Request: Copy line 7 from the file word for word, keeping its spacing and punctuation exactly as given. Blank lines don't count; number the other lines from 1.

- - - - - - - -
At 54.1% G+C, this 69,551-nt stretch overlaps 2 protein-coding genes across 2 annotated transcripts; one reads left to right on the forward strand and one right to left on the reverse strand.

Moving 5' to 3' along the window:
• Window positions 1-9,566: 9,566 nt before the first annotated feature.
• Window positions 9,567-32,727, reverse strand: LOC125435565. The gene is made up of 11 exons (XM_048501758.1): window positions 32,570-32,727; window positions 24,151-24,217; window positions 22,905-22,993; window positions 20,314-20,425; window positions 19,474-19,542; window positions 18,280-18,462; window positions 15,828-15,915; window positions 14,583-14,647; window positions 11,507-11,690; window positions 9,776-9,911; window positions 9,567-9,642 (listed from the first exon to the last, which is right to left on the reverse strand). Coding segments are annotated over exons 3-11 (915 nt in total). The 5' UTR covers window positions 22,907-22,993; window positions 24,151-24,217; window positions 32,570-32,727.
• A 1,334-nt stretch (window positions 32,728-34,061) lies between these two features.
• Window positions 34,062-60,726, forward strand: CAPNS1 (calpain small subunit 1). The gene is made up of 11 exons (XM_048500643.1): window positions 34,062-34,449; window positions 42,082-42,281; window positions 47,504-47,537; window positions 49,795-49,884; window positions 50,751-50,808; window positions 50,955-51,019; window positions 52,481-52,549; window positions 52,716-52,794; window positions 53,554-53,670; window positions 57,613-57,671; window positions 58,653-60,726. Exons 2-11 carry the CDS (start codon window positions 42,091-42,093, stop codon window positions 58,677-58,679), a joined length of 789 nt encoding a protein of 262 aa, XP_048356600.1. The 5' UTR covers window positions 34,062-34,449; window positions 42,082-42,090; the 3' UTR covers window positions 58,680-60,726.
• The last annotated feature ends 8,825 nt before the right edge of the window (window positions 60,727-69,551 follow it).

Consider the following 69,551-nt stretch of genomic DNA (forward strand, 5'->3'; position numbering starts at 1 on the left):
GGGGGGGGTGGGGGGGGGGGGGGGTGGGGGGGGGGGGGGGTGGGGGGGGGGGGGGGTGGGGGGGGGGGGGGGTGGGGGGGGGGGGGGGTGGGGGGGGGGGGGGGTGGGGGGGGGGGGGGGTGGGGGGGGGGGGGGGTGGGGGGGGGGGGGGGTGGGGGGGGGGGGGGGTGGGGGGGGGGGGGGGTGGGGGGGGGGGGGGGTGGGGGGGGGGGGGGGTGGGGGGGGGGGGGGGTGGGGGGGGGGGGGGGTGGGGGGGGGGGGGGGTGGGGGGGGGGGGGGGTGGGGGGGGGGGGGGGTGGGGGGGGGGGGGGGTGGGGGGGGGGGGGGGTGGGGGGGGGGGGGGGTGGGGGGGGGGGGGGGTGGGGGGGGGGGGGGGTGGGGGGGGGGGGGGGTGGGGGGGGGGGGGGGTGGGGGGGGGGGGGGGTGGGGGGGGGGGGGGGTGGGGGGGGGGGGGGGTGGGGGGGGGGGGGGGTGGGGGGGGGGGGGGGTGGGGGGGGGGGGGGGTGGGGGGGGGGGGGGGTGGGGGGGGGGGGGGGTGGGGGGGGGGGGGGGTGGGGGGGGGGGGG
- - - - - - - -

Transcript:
• The last annotated feature ends 8,825 nt before the right edge of the window (window positions 60,727-69,551 follow it).